The Mysterious Marie behind "bain-marie"

1,389
13
Joined Jul 24, 2001
Ok Chef Talkers, this one has driven me crazy and I want help!

Who is this Marie who her bathing habits had given the name to the technique called "Bain-marie" ?

I have a couple of theories but tell me what do you think first!
 
4,469
108
Joined Aug 4, 2000
Perhaps the word "Marie" derives from the latin mar for sea or body of water. ...just a guess.
 
3,853
12
Joined May 26, 2001
The OED says it came into French from Latin in the 14th century, but only conjectures that it refers to the gentleness of the heating process.

The 1961 Larousse (in English) gives no information on origin. The new version says: "Bain marie was originally a term used in alchemy. It was then referred to as bain de Marie (Mary's bath) after Moses's sister, who was known to be an alchemist. It was also considered to refer to the Virgin Mary, the symbol of gentleness, since the term implies the gentleness of this method of cooking." The reference to Moses's sister seems dubious to me, since it's quite a leap (however accepted) from "Miriam" in Hebrew or Aramaic to "Mary" in Latin; besides, what's with her having been "known to be an alchemist"?

I like Koko's idea.

Let the debate continue! ;)
 
4,469
108
Joined Aug 4, 2000
I think that in "those" days there were no chemists, just alchemists who were using and still use a blend of chemistry and "spirituality" (I use the latter term loosely).
 
3,853
12
Joined May 26, 2001
CC: thanks, but are you SURE? Still too many holes -- and then all the water will leak out then and make a mess ;)
 
4,508
32
Joined Jul 31, 2000
Ok Suzanne,

Maybe i'm not sure. it was really named after maria in West side story because she had such a "HOT" temper...

Anyway, How could the sister of moses me an Alchemist? ;)
 
1,006
10
Joined Feb 6, 2002
Athenaeus,

I think this link will help you with more information on the Marie behind the Bain-Marie.

The Real Marie

For more information you can read : The Jewish Alchemists:
A History and Source Book by Raphael Patai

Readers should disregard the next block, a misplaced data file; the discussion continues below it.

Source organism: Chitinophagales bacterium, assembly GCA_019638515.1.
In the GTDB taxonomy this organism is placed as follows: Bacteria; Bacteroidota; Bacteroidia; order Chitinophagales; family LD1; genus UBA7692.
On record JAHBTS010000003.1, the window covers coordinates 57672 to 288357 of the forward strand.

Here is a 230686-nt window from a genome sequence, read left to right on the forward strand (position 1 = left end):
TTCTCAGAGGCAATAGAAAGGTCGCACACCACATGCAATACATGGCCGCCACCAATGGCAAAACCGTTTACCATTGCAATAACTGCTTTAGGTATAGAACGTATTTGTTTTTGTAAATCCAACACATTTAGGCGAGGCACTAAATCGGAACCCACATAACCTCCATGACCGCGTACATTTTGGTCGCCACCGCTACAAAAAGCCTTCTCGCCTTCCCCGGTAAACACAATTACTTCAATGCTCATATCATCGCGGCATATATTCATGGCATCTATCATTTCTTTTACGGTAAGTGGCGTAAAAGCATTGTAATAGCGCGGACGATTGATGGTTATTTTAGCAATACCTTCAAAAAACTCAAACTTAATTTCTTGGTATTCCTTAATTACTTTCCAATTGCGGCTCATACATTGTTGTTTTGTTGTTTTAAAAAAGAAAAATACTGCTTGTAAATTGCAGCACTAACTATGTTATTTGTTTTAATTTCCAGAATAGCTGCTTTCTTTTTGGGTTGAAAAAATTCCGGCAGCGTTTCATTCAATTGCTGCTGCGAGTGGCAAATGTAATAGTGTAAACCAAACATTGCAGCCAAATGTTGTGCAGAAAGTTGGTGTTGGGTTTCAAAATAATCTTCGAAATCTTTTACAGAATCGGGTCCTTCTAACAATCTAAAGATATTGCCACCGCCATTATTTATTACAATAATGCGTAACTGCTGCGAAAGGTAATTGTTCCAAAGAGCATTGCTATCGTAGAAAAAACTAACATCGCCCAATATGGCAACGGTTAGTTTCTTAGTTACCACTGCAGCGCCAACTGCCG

Jack Lindsay's "The Origins of Alchemy in Graeco-Roman Egypt" (Barnes & Noble, 1970).

Jodi

PS

Her full name was Maria Prophetissima.
 
3,853
12
Joined May 26, 2001
Aha, so she was called "a sister of Moses" just because she was Jewish, not because she was really Moses's sister. See, I said it didn't sound right. Sorry CC. But I did like your version, too. ;)

Jodi, I hope you can keep on the computer even after the baby comes! :D
 
1,006
10
Joined Feb 6, 2002
When my hubby bought this laptop for Mommy's Day I told him I loved my new baby. You will definately see me after the baby. Ill need to keep my sanity with 2 boys and a girl. :lol:

Jodi
 
1,389
13
Joined Jul 24, 2001
Very Good Shawty Cat!

:)


I am working to persuade a friend who is the editor of a Big Magazine dedicated in Culinary History, to "sponsor" my quizes,by offering free past issues( I hope I spelled quizes well) to those that they wll find the correct answers :)

I owe you your award ShawtyCat because this was a hard one.It took me ten days to locate the book and the real Marie!!!

The funny is that I always check the Internet when I pose questions. I want to be certain that the answer won't be so easy to find!:D
 
1,389
13
Joined Jul 24, 2001
Maria the Jewesh,inventor of double -boiler (bain-marie)

Maria, referred to sometimes as Mary or Miriam, lived at the time of Alexandria's highest renown for scientific research.

Her work as an alchemist, aiming to transmute base metals into gold, drew on elements of Gnostic science as well as practical experimentation.

The science was strongly, connected with women, holding the goddess Isis as its founder, and Maria, according to current practice, wrote under the title of a prophetess as 'Miriam, sister of Moses'.

Her Theory was based on the premise that metals were living beings, male and female, and that the chemical process was one of sexual linking and reproduction.

Her writings survive only in fragments, but it is for her practical contribution that she is best remembered.

She designed apparatus which remained in use for centuries, such as the three-part still, the kerotakis process for the condensation and reflux of vapours (originally for sulphur, mercury and arsenic vapours to treat metal alloy), and the water-bath, or double boiler, to maintain substances at a constant temperature - which is still called a 'bain-marie'.

These and other significant inventions gave her a lasting reputation as one of the founders of chemistry.
 
3,853
12
Joined May 26, 2001
And of course you NEVER learn about her in school. For shame! Just think, CC, we couldn't have Ketel One without her! OR hollandaise for service.
 
4,508
32
Joined Jul 31, 2000
Your right Suzanne,

What would I do without my Kettle One?:eek:

And no egg sauces!!!!

Thank you dearest Maria:lips:
CC
 
Top Bottom